Asymbiotic germination, while it is not as simple as division, can be achieved by most determined gardeners with the patience and precision to carry out this rather lengthy process. I will say this, the process is painstakingly long, so if you are hoping to have an orchid baby that blooms within the next few years, you may as well skip this section.
The most commonly used method of asymbiotic germination is known as flasking. Flasking is, essentially, the in vitro fertilization of orchid propagation.
Without the symbiotic relationship that orchid seeds have with fungi in nature, they have no energy available to them to cause germination and help them grow. Because this process is so difficult to replicate, this flasking method is a way to achieve a similar effect in a controlled environment.
During this process, the orchid seed is germinated inside of a glass flask using a nutrient rich substance. This substance is bioavailable to the seeds and allows the seeds to germinate inside of the flask. As I mentioned this is a long-term project.
The seeds will need to remain in the flask for up to 2 years in some instances, and then will take several more years before you have a mature plant that is able to produce flowers.
Growing Phalaenopsis Orchids
Growing orchids is quite easy if you live in the right climate. Orchids thrive outdoors in zones 10-12 and can live outside almost all year in zone 9 as well. In these climates, growing orchids is as easy as placing them in a spot with bright, filtered light and watering them once a week, maybe twice a week in the hotter months.
If you live outside of these zones, you will have to bring your orchids indoors for at least part of the year. Growing orchids indoors is slightly more complicated, but it can be done successfully if you create the right environment.
Orchids need a lot of air circulation around their roots. They are very susceptible to root rot, so it is important that their potting medium does not remain moist for very long. Standard potting mix will nearly always mean death for an orchid.
When you purchase a phalaenopsis orchid, it will very likely be packed into a small pot filled with sphagnum moss. This is great for the orchid while it is in bloom, as the flowers will need some extra moisture to sustain themselves.
However, this potting medium will hold too much moisture once the blooms fall, so you will want to repot the orchid once it has finished blooming. Avoid repotting any plant while it is in bloom, as this will almost certainly shorten the life of the flowers.
Commercial orchid bark is a great medium for most orchids. It is predominantly made from bark, perlite, charcoal or pumice and sometimes coconut husk.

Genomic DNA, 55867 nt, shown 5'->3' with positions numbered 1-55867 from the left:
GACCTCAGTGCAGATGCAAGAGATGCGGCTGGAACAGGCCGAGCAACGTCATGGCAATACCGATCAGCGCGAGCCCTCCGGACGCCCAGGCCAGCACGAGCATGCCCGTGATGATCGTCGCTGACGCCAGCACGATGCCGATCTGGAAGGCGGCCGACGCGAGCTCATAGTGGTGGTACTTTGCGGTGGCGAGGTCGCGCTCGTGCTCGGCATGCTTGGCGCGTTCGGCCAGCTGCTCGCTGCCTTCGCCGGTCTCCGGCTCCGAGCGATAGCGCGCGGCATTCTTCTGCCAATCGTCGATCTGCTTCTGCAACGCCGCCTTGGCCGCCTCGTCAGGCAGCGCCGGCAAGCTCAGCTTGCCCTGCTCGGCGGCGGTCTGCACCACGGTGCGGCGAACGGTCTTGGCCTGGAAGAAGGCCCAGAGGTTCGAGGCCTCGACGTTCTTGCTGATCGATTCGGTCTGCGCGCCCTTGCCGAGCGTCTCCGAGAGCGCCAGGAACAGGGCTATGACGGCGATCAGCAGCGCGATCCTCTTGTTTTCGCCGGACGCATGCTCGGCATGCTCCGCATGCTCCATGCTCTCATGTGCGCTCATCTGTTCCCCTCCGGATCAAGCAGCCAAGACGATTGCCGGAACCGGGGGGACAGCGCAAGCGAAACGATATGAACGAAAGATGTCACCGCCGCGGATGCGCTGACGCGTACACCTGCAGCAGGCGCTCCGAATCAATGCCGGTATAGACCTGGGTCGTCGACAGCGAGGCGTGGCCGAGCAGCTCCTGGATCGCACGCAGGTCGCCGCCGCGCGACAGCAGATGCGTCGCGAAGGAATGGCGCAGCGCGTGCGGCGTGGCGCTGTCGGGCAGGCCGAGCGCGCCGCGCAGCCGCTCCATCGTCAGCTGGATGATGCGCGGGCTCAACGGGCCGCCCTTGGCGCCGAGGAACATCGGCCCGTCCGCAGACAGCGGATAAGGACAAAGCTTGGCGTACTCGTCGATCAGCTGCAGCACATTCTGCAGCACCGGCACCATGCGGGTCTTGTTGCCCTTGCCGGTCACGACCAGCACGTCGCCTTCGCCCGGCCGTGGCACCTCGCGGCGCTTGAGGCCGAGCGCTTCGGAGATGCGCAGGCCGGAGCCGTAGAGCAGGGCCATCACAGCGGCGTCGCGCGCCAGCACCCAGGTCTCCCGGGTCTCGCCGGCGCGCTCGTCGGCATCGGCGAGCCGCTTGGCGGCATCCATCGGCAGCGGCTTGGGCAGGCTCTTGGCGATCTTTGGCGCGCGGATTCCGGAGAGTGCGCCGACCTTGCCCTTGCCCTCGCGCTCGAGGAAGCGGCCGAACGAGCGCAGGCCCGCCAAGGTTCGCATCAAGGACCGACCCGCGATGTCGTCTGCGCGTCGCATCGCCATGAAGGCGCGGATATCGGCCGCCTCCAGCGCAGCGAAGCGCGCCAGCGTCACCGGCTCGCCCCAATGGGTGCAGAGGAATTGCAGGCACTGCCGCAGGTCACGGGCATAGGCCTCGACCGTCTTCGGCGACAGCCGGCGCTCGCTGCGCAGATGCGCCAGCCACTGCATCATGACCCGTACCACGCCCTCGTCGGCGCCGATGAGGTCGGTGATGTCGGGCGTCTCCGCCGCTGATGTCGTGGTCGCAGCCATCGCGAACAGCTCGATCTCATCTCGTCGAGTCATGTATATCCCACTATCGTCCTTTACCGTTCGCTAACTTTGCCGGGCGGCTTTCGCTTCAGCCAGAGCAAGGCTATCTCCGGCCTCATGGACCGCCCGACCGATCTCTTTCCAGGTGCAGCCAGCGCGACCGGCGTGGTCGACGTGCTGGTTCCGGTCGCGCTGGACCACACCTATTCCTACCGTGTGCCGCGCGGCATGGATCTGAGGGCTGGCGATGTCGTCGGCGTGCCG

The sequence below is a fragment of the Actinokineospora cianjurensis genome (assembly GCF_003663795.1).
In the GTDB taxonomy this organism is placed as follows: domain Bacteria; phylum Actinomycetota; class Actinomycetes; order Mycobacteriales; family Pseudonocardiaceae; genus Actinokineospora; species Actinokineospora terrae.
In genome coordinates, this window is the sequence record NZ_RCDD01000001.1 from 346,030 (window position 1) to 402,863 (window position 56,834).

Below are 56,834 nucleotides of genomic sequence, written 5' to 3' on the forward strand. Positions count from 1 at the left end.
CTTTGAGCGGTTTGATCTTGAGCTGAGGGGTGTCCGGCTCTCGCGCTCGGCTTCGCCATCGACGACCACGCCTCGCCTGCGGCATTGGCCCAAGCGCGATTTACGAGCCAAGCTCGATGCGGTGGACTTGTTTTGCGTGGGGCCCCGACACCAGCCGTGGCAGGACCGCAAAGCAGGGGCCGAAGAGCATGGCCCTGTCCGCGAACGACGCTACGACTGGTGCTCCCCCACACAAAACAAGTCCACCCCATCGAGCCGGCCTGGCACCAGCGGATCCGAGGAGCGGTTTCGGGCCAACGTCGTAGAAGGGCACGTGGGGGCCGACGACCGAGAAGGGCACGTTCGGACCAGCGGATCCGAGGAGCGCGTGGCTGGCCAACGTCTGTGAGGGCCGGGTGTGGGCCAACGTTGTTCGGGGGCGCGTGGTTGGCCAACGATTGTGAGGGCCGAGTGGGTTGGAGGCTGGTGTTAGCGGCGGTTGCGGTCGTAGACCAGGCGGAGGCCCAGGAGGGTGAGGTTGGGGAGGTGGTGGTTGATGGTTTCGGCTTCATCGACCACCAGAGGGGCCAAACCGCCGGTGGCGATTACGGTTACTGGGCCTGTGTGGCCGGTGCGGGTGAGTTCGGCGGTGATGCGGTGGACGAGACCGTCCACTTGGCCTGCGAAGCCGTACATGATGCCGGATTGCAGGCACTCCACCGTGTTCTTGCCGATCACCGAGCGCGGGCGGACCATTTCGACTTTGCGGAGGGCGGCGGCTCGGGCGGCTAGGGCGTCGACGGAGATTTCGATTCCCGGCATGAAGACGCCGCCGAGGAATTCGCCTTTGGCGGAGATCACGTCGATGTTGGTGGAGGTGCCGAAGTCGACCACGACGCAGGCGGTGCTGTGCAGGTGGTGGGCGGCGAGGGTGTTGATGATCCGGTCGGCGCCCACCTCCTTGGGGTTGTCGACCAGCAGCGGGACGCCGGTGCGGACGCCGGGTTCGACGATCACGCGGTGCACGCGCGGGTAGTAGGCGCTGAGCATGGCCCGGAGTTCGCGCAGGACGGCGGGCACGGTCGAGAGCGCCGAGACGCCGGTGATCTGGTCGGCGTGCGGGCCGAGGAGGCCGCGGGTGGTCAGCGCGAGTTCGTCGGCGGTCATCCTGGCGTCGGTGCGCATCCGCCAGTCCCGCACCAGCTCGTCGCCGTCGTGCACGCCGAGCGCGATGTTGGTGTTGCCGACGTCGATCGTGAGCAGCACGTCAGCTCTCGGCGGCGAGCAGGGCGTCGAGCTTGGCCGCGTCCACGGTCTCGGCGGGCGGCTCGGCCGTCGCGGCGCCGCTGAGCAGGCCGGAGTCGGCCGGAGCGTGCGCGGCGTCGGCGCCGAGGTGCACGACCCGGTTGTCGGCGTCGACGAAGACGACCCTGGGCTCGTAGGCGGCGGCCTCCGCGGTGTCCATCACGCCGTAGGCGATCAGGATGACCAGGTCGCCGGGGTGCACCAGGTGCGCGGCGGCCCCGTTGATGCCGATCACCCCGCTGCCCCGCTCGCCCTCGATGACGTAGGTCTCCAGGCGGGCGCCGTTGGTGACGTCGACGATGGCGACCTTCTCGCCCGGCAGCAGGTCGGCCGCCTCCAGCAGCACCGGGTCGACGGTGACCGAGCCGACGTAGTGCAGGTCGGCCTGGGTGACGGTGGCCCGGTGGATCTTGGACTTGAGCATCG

All of these ingredients combine to make a loose medium that drains quickly and completely and does not hold moisture. Phalaenopsis orchids do like a bit more moisture than some other types of orchids, so it’s ok to mix some sphagnum moss in with your potting medium for these orchids.
Specialty orchid pots are the best containers for orchids. There are a few different types of orchid pots that do a great job of containing an orchid without holding water, and thus, causing the roots to rot.
The first, and my personal favorite, are hanging wooden orchid baskets. These open weave baskets do a great job of mimicking the natural environment of an epiphytic orchid. They allow for maximum airflow and water drainage.
I do find that I have to water my orchids in this type of container more frequently, as they really do not hold any water at all. They can also be a bit messy indoors as they tend to drop any bits of potting medium that fit between the slats. But these baskets are perfect for orchids kept outdoors.
Terracotta orchid pots are wonderful as well. Terracotta naturally wicks water away from the roots, but it retains moisture better than wooden baskets, so you don’t have to water as often. These typically look like a run of the mill terracotta pot, but have more drainage holes, on the sides as well as the bottom.
You will find similar ceramic, glazed pots in specialty stores. These work well, but don’t have the same wicking property as the terracotta. They are visually pleasing for indoor orchids though. Just be careful about pots with attached dishes. You never want to let an orchid’s roots sit in water.
Orchids really don’t need to be contained at all as long as they have enough humidity in the air and are not exposed to too much light. However, potting them makes care easier.